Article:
Global Optimization and Uncertainty Assessment for History Matching the Valhall Field
- Dennis Denney (JPT Technology Editor)
- Document ID
- Society of Petroleum Engineers
- Journal of Petroleum Technology
- Publication Date
- June 2007
- Document Type
- Journal Paper
- 63 - 67
- 2007. Society of Petroleum Engineers
- 3 in the last 30 days
- 53 since 2007
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This article, written by Technology Editor Dennis Denney, contains highlights of paper SPE 100946, "History Matching of the Valhall Field Using a Global- Optimization Method and Uncertainty Assessment," by B.R. Al-Shamma, SPE, Imperial College, London, and R. Teigland, Total E&P Norge, prepared for the 2006 SPE Annual Technical Conference and Exhibition, San Antonio, Texas, 24-27 September.
A study was made of a global-optimization method to history match a complex reservoir model. Evolutionary algorithms (EAs) were applied, and methods for improving the convergence of the optimization cycle were used. Sensitivity parameters, correlations, and parameter trends were identified in a global search space, and an uncertainty assessment of the most recent history match was carried out with an experiment-design matrix.
The focus of this study was to assess the Valhall field reservoir-simulation model by use of EAs and uncertainty assessments to improve the manual history match of the model. The Valhall field is complex with rock compaction as the main drive energy, which contributes to many challenges, including the reduction of porosity (Ø) and permeability (k) with time and continued change of reservoir thickness caused by the compaction. The compaction can affect different parts of the reservoir differently. For example, the reduction in the pore volume can vary between regions, resulting in problems with the history-matching process in which changing a particular parameter can have opposite effects on wells or regions. Fig. 1 shows the workflow used for uncertainty assessment.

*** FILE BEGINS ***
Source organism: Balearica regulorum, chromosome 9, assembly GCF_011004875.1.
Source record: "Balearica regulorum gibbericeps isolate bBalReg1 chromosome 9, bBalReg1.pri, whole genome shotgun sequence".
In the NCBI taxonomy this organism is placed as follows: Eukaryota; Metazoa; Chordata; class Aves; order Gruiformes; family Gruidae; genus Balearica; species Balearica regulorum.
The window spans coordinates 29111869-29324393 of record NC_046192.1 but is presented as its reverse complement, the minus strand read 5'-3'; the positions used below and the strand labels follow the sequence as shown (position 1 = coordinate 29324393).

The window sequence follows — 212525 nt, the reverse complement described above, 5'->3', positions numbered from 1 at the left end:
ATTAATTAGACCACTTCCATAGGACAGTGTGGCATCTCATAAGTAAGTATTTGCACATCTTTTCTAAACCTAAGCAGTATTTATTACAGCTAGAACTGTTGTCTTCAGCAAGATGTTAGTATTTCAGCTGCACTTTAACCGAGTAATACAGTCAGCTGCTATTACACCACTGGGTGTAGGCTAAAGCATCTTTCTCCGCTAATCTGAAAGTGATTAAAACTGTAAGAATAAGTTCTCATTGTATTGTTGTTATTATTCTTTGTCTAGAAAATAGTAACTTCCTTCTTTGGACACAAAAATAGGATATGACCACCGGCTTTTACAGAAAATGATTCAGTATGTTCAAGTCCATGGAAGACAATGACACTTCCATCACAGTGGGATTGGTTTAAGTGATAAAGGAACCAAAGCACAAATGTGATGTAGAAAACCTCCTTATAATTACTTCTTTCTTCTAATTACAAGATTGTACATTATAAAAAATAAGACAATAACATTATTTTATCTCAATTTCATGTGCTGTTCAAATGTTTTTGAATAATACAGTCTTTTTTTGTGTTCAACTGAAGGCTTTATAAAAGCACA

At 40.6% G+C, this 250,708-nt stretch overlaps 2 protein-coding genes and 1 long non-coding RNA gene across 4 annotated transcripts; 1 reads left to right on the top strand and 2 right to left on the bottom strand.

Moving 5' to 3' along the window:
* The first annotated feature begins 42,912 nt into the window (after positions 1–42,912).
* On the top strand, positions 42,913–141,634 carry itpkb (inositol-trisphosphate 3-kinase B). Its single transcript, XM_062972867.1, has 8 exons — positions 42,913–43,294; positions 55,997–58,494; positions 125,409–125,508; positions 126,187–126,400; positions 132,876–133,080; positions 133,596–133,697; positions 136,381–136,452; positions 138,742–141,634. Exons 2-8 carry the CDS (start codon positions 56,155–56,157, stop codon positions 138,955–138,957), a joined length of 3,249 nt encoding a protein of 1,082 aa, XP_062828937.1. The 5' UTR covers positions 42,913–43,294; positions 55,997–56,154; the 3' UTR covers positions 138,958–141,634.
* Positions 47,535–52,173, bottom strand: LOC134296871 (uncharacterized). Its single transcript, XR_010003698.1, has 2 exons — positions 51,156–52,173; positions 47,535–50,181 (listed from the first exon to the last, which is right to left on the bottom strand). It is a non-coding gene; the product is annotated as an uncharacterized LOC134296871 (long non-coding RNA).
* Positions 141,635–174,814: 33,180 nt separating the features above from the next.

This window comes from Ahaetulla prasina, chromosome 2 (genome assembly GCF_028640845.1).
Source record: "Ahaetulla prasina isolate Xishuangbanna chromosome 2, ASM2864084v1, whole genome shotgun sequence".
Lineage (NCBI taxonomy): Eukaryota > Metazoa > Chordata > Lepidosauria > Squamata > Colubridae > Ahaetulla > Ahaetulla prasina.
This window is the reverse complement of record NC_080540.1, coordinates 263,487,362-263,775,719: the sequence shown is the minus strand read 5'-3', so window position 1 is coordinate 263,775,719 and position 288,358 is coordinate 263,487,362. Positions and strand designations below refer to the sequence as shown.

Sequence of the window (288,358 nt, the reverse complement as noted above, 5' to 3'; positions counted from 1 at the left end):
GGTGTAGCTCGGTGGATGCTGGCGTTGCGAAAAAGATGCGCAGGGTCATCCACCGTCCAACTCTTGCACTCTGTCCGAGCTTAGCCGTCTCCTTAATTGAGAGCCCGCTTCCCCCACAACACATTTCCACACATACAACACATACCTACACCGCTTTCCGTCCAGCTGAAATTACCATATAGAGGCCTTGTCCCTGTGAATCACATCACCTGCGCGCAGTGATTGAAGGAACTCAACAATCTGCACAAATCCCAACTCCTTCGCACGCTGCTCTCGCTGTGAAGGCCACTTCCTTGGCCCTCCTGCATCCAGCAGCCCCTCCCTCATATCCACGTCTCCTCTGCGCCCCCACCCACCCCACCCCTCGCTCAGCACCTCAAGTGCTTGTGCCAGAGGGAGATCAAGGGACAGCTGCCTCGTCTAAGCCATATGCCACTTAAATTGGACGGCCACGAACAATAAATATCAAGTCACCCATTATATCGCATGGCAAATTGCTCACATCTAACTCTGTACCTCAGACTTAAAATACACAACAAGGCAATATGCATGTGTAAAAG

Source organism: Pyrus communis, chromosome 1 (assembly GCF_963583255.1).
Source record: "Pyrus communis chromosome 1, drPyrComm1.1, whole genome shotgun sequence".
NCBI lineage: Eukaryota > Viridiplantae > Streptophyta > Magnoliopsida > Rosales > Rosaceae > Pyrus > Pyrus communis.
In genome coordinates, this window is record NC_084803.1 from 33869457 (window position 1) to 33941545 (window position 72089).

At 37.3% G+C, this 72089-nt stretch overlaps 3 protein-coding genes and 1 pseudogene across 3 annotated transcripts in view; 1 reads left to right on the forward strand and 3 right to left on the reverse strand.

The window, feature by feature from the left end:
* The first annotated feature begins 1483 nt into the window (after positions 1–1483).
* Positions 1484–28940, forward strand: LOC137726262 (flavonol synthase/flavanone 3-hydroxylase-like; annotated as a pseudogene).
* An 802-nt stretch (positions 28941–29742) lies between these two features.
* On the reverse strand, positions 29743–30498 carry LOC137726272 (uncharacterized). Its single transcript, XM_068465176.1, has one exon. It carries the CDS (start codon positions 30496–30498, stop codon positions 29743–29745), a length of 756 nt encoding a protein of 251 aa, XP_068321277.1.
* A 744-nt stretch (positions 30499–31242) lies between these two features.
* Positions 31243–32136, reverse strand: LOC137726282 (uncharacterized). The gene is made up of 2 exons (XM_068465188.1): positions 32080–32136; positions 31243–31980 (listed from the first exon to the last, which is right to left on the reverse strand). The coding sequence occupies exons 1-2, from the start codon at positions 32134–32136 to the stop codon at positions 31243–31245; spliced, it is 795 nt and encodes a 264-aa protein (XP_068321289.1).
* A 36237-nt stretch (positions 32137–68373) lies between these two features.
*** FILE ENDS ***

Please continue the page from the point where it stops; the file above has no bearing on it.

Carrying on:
The Valhall field is an oversaturated Upper Cretaceous chalk reservoir in the North Sea approximately 290 km offshore Norway in 69 m of water. Discovered in 1975, oil production began in 1982. Oil originally in place was estimated at 4.3×108 m3. Total production at the time this paper was written was 7.9×107 m3 of oil equivalent. The primary reservoir is the Tor formation, with a secondary reservoir in the Hod formation. The thickness of the Tor formation varies, abruptly ranging from 0 to 80 m. Approximately 50% of the drive to date has been from rock compaction, observed by porosity reduction in infill wells. The porosity is greater than 50% in some places; some fractured permeability exists, but matrix permeability is low (less than 10 md). The average solution-gas/oil ratio (GOR) for the field is approximately 20 std m3/m3, with an increase in the field GOR after 20 years’ depletion of only 35%. The main challenges experienced during drilling and production included chalk and solids production, well failures and stability problems, fracture closure during depletion, and a subsiding seafloor around the original production platform.
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